Few things can create as much pressure as being given the label "promising." One success usually isn't enough for any author. Phrases like what have you done for me lately? and you're only as good as your last book leap to mind. Once you achieve something in the world of publishing, you may expect all the doors to fall open for you. So when they stay closed, it can be a pretty brutal letdown.
This was the case for one very promising poet, flush with potential, who discovered that success doesn't immediately lead to more success...in an very harsh way.
Sylvia Plath was a very promising and talented poet, and she proved it with the publication of her poetry collection, The Colossus. The book was made up of 44 poems, and it didn't exactly set the world on fire right away...but it did give Plath the motivation to begin her first fiction novel.
Reportedly, Plath began writing the book in 1961 after being awarded the Eugene F. Saxton Fellowship. It was a rather prestigious grant attached to publishers Harper & Row, and it gave Plath the freedom to work furiously at her literary endeavors.
She was no stranger to awards. Plath went to Smith, where she edited The Smith Review, and won a position as a guest editor at Mademoiselle magazine. She even won a grant to attend Cambridge, and traveled around Europe when classes weren't in session.
So, after spending many months of working on her first (and what would be only) novel, Sylvia Plath sent a copy to Harper & Row, the benefactors of her Fellowship.
They hated it. They deemed the book "disappointing, juvenile and overwrought," and pulled her Fellowship.
Still determined to succeed, Plath submitted it to a different publishing house -- this time, under a pen name. The response? Another harsh rejection. The editor who read her work commented "there certainly isn't enough genuine talent for us to take notice."
Plath quickly responded, this time with the revelation of her real name. "I have now re-read --or rather read more thoroughly-- [the manuscript] with the knowledge that it is by Sylvia Plath which has added considerably to its interest," the editor wrote. "But it still is not much of a novel...there is no viewpoint." Of the plot itself, the editor wrote that "one feels simply that Miss Plath is writing of them because [these] things did happen to her and the incidents are in themselves good for a story, but throw them together and they don't necessarily add up to a novel."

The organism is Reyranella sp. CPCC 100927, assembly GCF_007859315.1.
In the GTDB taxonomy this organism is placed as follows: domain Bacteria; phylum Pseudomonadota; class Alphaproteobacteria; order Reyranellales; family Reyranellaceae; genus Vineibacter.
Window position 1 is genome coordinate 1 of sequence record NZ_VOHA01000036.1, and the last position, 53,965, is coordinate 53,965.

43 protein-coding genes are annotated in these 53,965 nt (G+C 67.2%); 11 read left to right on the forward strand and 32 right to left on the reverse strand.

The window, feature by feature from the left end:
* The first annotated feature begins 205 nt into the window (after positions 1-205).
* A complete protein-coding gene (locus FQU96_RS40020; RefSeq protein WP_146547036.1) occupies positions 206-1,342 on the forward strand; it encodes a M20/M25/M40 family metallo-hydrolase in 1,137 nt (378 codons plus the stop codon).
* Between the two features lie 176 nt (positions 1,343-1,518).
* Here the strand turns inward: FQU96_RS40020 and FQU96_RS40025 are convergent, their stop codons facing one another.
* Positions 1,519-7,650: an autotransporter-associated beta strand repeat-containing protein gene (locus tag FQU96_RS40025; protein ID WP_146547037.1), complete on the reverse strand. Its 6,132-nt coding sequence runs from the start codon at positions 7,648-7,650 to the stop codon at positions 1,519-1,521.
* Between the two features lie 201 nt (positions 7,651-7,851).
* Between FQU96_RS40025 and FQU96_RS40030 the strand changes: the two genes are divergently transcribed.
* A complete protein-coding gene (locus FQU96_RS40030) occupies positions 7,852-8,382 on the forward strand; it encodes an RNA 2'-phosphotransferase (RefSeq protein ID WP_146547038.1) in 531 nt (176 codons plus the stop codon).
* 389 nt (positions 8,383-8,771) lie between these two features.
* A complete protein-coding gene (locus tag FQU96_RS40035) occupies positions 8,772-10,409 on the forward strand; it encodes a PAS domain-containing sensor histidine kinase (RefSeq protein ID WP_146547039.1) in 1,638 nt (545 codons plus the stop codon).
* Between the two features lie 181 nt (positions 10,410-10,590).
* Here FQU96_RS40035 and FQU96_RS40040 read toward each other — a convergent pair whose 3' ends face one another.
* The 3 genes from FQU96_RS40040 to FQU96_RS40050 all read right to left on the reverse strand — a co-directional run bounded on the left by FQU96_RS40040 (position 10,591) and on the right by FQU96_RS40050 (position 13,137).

Harsh...and stupid. The novel that Plath wrote was, of course, The Bell Jar. Today it is considered a classic, and it's been indelibly ingrained into popular culture as a representation of depression, suicide and teen angst, among other themes that deal in femininity and the pressures of having potential. It's still selling on Amazon to this day, and it's required reading in many high schools and institutes of higher learning. Plath's own sad story is hopelessly entangled with the book, of course...she died by her own hand very shortly after it was first published. Since The Bell Jar is about suicide, the parallels are inescapable. But Plath's voice lives on in the book, and it happens to be one of my very favorites.
Many brilliant minds struggle with emotions; genius and raw feeling do not make for happy bedfellows. Sylvia Plath worked in the fiction trenches and battled depression the best way she knew how: by writing about it. In the end, she couldn't overcome her own demons...but lucky for the rest of us, she managed to put them down on paper quite beautifully before she left. She weathered harsh rejection and suffered staggering defeats, and even after she died she was still winning awards for her brilliant work.